Endura MT500 Spray Short II Women's Review
Compare prices at 2 resellers Pros: Weather and water resistant, comfortable, flattering cut
Cons: Bulky waistband with velcro tabs, too warm for hot days
Compare to Similar Products
Endura MT500 Spray Short II Women's
|Price||$79.98 at Backcountry|
Compare at 2 sellers
$150.00 at REI
$119.00 at Backcountry
|$59.95 at Backcountry|
Compare at 2 sellers
|$74.95 at Backcountry|
Compare at 2 sellers
|Pros||Weather and water resistant, comfortable, flattering cut||Lightweight, durable, great pockets, comfortable||Lightweight, four-way stretch, excellent fit, breathable, super comfortable||Stylish patterns, comfortable, protective, good pockets||Lightweight, breathable, many pockets, affordable|
|Cons||Bulky waistband with velcro tabs, too warm for hot days||Expensive||Not as protective for burly terrain, openings in pockets make them less secure||Sizing is tricky||Not water resistant, runs large, velcro waist adjusters|
|Bottom Line||A technical short that provides protection from wet trails and is also really comfortable||One of the most comfortable mountain bike shorts out there, with 4-way stretch and a uniquely low-profile waistband||One of the best fitting shorts we have ever tested, with a minimalist design, lightweight, and a high level of comfort||A good looking and versatile pair of shorts that doesn't slouch on the details||A very functional pair of mountain bike shorts that are lightweight and super affordable|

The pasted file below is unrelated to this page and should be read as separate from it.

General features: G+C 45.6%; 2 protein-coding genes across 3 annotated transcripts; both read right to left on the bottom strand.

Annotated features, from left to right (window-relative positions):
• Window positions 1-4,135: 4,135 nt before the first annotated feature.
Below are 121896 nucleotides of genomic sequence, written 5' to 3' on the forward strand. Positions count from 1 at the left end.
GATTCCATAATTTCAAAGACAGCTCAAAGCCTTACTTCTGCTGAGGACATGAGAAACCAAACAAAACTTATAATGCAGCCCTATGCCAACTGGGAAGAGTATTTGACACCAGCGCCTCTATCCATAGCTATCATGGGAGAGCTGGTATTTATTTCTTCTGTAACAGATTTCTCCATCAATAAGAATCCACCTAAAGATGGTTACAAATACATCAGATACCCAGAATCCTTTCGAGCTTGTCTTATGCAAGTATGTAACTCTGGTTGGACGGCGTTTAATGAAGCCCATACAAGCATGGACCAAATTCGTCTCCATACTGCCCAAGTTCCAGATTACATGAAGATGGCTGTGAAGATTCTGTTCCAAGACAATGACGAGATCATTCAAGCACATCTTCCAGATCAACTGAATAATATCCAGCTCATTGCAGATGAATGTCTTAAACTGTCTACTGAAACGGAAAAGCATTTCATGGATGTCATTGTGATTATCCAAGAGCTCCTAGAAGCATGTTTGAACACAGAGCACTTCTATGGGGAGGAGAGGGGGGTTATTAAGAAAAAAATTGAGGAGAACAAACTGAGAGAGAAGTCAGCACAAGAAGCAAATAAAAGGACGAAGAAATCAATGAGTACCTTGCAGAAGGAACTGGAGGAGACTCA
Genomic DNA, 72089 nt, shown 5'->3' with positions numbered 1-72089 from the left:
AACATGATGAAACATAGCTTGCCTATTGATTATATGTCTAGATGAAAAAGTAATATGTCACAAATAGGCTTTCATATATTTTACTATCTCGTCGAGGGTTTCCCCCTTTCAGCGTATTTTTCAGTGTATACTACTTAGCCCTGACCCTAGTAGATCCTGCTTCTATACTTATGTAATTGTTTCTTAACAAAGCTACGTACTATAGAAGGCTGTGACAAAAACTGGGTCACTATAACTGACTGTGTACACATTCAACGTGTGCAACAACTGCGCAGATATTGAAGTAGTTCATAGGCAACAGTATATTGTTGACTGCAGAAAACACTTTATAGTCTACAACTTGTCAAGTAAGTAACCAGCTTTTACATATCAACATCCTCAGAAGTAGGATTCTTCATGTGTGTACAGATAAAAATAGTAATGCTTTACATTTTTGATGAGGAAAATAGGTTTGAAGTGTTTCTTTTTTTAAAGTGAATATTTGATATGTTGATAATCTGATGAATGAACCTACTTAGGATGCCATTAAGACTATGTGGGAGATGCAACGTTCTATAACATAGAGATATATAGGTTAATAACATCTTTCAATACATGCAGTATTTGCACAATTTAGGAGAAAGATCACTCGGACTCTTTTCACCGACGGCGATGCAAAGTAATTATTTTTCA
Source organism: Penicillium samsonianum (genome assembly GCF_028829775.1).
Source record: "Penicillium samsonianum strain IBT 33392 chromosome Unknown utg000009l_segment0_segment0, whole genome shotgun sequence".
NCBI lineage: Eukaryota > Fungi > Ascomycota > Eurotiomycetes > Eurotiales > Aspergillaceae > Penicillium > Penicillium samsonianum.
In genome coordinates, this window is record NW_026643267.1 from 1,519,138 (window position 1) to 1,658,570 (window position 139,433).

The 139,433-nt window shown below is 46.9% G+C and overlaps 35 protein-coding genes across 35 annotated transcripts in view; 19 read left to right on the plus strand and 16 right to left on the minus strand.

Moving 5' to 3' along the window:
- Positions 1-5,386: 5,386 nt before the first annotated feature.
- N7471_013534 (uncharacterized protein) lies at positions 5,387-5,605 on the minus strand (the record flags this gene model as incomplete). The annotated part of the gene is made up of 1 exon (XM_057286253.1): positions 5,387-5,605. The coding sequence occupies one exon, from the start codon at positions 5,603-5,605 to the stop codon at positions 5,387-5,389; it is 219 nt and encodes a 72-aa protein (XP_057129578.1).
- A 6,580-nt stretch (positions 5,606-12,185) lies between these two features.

|Rating Categories||Endura MT500 Spray...||Rapha Trail Shorts...||Patagonia Dirt Roamer||Wild Rye Freel||Zoic Navaeh|
|Fit and Comfort (30%)|
|Pedal Friendliness (30%)|
|Specs||Endura MT500 Spray...||Rapha Trail Shorts...||Patagonia Dirt Roamer||Wild Rye Freel||Zoic Navaeh|
|Shell Fabric||4-way stretch nylon front panels with DWR finish, waterproof 3-layer rear panels||Bluesign and Oeko-Tex certified, 88% Nylon, 12% Elastane||90-denier 86% recycled polyester/14% spandex with 4-way stretch and a DWR finish||Nylon||86% polyester, 14% spandex|
|Lining Main Fabric||None||None||None||None||None|
|Inseam Measurement||13.5 in||13.5 in||12.5 in||12 in||11 in|
|Number of pockets||2||4||2||3||4|
Our Analysis and Test Results